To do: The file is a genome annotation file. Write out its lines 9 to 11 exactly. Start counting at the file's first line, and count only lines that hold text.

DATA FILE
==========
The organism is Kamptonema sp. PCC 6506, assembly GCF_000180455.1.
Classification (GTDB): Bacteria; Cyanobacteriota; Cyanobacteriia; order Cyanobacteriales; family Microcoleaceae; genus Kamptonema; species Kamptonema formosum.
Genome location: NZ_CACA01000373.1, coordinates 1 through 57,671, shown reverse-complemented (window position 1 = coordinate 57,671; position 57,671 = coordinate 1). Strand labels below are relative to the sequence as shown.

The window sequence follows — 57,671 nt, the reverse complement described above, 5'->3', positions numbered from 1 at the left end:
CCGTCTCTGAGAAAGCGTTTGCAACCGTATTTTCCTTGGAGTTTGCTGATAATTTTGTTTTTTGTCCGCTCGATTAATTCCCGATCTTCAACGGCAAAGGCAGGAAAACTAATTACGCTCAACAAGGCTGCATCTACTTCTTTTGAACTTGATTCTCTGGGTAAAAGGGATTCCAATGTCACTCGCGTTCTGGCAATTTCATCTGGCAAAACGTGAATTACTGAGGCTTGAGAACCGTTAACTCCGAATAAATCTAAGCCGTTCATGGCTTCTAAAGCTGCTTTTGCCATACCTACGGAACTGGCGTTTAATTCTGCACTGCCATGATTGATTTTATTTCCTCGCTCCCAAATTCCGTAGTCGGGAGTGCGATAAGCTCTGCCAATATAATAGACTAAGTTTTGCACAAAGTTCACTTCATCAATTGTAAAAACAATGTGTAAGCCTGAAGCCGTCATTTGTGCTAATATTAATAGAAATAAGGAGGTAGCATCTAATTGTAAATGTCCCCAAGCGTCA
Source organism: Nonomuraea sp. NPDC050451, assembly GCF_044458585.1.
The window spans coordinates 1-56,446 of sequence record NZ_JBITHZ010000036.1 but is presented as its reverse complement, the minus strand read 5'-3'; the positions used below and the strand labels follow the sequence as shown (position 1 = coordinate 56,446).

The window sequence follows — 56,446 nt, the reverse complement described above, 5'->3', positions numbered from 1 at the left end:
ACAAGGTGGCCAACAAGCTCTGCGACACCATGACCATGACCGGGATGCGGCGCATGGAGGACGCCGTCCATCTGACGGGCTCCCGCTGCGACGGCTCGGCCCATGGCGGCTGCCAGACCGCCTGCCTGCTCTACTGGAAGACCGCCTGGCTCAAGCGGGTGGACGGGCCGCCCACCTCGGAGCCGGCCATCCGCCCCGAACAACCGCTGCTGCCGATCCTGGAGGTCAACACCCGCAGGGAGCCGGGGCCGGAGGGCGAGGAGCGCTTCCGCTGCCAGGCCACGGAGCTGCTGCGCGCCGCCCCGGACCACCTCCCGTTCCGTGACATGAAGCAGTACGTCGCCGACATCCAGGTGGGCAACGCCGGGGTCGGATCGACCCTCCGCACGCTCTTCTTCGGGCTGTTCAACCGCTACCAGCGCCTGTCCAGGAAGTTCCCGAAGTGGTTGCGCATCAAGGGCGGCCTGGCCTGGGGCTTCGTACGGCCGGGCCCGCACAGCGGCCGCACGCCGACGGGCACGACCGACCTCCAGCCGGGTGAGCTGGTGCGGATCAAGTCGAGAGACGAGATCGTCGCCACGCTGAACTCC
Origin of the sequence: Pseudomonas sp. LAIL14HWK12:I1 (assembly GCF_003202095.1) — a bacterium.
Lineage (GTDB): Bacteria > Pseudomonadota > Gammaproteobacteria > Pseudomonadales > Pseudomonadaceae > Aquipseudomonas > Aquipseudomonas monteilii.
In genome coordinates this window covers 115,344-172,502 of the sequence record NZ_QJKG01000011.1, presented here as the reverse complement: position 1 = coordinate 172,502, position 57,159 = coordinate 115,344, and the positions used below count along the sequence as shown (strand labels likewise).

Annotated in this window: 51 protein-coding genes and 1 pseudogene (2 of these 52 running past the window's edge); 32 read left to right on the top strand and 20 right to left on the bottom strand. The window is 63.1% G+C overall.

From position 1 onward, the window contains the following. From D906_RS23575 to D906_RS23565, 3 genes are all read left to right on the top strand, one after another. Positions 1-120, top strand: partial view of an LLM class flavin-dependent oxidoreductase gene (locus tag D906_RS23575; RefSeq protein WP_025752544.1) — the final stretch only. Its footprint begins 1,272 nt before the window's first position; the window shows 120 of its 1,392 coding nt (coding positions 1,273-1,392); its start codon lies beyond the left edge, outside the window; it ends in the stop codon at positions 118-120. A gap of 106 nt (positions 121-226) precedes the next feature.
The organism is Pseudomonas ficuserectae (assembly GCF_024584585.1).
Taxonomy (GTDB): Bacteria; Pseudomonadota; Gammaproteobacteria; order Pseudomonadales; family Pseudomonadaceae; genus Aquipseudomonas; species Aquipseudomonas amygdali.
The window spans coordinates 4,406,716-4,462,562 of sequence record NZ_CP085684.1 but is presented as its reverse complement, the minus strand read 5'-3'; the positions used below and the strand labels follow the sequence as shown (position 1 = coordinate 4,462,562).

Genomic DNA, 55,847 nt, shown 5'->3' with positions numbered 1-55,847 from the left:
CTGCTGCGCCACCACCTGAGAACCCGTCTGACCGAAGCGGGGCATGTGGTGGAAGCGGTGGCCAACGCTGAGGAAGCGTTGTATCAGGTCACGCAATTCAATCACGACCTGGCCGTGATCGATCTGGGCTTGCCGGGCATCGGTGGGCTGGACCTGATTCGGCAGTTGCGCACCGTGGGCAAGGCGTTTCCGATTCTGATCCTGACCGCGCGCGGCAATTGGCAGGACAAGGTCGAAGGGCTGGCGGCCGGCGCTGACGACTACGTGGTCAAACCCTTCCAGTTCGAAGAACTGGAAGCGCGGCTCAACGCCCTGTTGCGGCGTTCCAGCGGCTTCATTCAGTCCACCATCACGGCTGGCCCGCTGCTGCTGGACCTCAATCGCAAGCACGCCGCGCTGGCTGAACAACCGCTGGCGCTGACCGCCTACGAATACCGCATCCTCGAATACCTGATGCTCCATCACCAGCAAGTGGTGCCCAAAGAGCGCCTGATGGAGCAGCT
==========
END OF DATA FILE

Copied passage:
ACAAGGTGGCCAACAAGCTCTGCGACACCATGACCATGACCGGGATGCGGCGCATGGAGGACGCCGTCCATCTGACGGGCTCCCGCTGCGACGGCTCGGCCCATGGCGGCTGCCAGACCGCCTGCCTGCTCTACTGGAAGACCGCCTGGCTCAAGCGGGTGGACGGGCCGCCCACCTCGGAGCCGGCCATCCGCCCCGAACAACCGCTGCTGCCGATCCTGGAGGTCAACACCCGCAGGGAGCCGGGGCCGGAGGGCGAGGAGCGCTTCCGCTGCCAGGCCACGGAGCTGCTGCGCGCCGCCCCGGACCACCTCCCGTTCCGTGACATGAAGCAGTACGTCGCCGACATCCAGGTGGGCAACGCCGGGGTCGGATCGACCCTCCGCACGCTCTTCTTCGGGCTGTTCAACCGCTACCAGCGCCTGTCCAGGAAGTTCCCGAAGTGGTTGCGCATCAAGGGCGGCCTGGCCTGGGGCTTCGTACGGCCGGGCCCGCACAGCGGCCGCACGCCGACGGGCACGACCGACCTCCAGCCGGGTGAGCTGGTGCGGATCAAGTCGAGAGACGAGATCGTCGCCACGCTGAACTCC
Origin of the sequence: Pseudomonas sp. LAIL14HWK12:I1 (assembly GCF_003202095.1) — a bacterium.
Lineage (GTDB): Bacteria > Pseudomonadota > Gammaproteobacteria > Pseudomonadales > Pseudomonadaceae > Aquipseudomonas > Aquipseudomonas monteilii.